art by Jonathan Westbrook
A Hole in Time
by Amy Greschaw
"Happy Birthday, Elspeth!"
She's just come back to her office to drop off a stack of papers to grade, and Luisa's greeting has interrupted her departure. Right away, the words are wrong: the "happy" and the "birthday" too cheerful, and the name too formal. Everyone calls her Elle, and Luisa of all people should know that this is a birthday she is loath to acknowledge. As far as Elle is concerned, all important people achieve success before they turn 30, and one year closer to her deadline is nothing to celebrate.
Still, she smiles over her sigh, and thanks her lab-mate for the well wishes. Even though they don't have much in common, Luisa has always been very sweet--if a little tiresome at times with her relentless overtures of friendship. With the week that Elle's had, losing months of work on a rejected grant proposal, she's just not in the mood for Luisa's awkward attempts at small talk. If she can only make it out the door, she can escape to a night of drinks and dancing with friends and maybe, at the end, a couple hours of amorous adventure between the sheets with a pretty girl who is closer to the age Elle wishes she were.
Luisa, as always immune to subtle hinting, presses on with her plan. "I got you a gift! Well, two actually--just in case you don't like one or the other. Though you're welcome to keep both...."
"How thoughtful!" Elle reaches out a hand to stop the other woman rambling. "But really, Luisa: you shouldn't have! I mean, I can't even remember when your birthday is."
The painful flinch is momentary--lived and discarded with well-worn practice. Luisa is far too excited about the pretty paper-wrapped boxes tucked off to the side of her workstation to be thrown off now. "Oh, well, it was just last month... but in any case, it doesn't matter! I'm so excited for you to open your gifts."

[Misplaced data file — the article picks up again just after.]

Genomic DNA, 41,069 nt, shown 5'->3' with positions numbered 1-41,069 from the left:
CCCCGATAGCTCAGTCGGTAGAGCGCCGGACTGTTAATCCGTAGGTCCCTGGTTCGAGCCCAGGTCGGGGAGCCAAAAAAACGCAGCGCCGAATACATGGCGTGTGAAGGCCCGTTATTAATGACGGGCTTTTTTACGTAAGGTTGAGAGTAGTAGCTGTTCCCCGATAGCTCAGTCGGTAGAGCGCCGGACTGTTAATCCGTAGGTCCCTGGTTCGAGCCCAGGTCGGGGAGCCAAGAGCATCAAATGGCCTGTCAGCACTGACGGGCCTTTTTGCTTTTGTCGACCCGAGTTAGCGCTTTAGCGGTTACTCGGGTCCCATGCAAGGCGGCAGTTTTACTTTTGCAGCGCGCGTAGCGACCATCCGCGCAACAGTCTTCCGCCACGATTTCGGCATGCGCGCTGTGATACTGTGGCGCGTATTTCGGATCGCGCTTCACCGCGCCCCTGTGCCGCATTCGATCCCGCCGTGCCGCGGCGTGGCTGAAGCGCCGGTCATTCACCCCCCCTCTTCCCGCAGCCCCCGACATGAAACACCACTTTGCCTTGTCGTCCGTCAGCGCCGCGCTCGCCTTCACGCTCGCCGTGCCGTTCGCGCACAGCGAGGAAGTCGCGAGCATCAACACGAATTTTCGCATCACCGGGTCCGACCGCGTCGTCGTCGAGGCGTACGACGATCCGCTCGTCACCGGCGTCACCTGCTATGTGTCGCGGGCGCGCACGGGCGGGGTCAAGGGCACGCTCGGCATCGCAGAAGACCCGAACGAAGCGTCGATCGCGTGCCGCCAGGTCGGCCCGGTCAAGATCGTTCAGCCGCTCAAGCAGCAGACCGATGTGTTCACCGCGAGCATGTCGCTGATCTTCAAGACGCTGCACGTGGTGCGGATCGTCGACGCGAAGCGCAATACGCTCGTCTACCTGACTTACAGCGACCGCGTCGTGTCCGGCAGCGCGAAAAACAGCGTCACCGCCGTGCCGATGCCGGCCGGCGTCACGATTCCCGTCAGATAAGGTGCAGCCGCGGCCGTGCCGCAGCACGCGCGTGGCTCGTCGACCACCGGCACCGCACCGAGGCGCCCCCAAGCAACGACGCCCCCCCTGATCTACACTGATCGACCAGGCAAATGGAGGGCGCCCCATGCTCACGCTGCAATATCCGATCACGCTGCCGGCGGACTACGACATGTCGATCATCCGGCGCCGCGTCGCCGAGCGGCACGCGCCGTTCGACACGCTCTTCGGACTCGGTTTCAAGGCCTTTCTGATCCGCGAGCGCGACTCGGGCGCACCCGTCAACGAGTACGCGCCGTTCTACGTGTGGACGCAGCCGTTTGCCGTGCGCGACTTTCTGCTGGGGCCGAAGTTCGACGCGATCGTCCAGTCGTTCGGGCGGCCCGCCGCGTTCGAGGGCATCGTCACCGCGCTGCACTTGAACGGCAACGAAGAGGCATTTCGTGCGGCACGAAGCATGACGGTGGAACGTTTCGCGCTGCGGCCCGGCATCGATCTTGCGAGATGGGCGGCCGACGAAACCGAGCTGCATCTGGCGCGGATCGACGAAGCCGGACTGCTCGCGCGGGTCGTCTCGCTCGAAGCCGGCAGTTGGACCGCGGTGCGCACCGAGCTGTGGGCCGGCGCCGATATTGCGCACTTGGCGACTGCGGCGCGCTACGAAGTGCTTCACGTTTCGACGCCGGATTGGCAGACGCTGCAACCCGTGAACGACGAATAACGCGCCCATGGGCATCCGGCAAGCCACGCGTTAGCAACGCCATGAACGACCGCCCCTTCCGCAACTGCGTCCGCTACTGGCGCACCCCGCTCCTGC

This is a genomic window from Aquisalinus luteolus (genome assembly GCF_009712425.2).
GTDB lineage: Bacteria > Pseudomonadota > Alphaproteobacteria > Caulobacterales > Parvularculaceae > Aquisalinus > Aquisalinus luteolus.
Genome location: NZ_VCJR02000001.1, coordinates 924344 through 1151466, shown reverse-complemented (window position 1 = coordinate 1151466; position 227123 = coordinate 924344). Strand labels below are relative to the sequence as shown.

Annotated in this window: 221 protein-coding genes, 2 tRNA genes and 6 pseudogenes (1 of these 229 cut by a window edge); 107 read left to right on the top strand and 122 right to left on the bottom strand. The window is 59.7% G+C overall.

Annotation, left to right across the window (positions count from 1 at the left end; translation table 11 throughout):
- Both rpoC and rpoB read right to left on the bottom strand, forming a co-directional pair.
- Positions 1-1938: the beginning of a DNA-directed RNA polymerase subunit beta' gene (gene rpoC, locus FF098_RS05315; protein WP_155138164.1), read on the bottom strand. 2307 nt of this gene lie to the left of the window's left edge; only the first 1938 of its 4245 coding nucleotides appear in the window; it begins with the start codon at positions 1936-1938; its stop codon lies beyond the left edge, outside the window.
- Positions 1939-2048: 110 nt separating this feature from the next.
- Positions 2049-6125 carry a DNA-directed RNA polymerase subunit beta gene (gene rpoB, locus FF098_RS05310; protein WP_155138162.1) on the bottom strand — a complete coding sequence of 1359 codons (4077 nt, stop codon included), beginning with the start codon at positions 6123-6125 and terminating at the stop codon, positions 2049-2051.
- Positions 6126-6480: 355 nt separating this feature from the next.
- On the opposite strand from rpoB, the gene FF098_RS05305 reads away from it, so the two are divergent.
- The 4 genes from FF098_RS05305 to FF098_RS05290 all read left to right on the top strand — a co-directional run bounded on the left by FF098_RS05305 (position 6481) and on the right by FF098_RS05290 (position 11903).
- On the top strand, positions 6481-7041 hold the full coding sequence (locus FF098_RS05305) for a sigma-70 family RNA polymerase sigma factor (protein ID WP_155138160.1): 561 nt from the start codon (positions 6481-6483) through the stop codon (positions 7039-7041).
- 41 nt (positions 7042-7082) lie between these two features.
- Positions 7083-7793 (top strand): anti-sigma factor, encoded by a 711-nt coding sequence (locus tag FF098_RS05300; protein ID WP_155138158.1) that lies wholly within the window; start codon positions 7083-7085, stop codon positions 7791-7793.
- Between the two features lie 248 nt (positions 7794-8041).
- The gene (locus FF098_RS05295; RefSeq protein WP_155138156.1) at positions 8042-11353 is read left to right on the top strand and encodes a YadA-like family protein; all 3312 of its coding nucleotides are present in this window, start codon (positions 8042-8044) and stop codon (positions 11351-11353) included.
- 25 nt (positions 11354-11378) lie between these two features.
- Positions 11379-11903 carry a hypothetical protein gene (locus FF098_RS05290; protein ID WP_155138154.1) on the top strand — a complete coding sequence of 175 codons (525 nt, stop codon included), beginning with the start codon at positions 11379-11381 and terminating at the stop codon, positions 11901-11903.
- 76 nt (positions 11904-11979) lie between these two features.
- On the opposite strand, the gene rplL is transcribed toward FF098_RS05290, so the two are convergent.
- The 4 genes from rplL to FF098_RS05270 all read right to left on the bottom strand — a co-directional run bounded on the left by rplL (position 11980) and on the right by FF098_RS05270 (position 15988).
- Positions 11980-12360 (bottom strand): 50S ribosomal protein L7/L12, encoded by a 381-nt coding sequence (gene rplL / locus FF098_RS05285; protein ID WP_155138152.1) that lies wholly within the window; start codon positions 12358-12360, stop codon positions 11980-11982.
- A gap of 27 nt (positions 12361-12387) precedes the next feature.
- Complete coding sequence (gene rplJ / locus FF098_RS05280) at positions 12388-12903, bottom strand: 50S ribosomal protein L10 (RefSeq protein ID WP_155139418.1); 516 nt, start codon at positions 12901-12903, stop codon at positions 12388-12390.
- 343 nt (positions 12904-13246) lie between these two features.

The quickest departure might be accomplished by playing along, so Elle moves over to Luisa's lab bench and examines the wrapping on her gifts: bright red foil covered in balloons, the sort of paper you'd choose to wrap a child's present. One gift is flat and rectangular, the other a near-perfect cube, just about the size of an old-fashioned hat box. "Which one should I open first?"
"You choose!" Luisa is so giddy with excitement it makes Elle twinge with sympathetic embarrassment.
With a conciliatory smile, she chooses the long flat rectangle and begins to slide her finger along the seams to loosen the tape. She can't help but notice a look of disappointment on the other woman's face. "Something wrong?"
"Oh no! It's just... I thought you'd open the big one first!"
An impatient sigh, and Elle looks at her watch. "You said I could choose. Would you rather I opened the other first?"
"Are you sure?"
"Oh yes, it's fine..."
Elle watches Luisa out of the corner of her eye as she finishes loosening the paper. She wants to just rip it off and throw the gifts aside, get this painful show over with and be off to her evening plans, but she was raised better than that, and so she takes her time.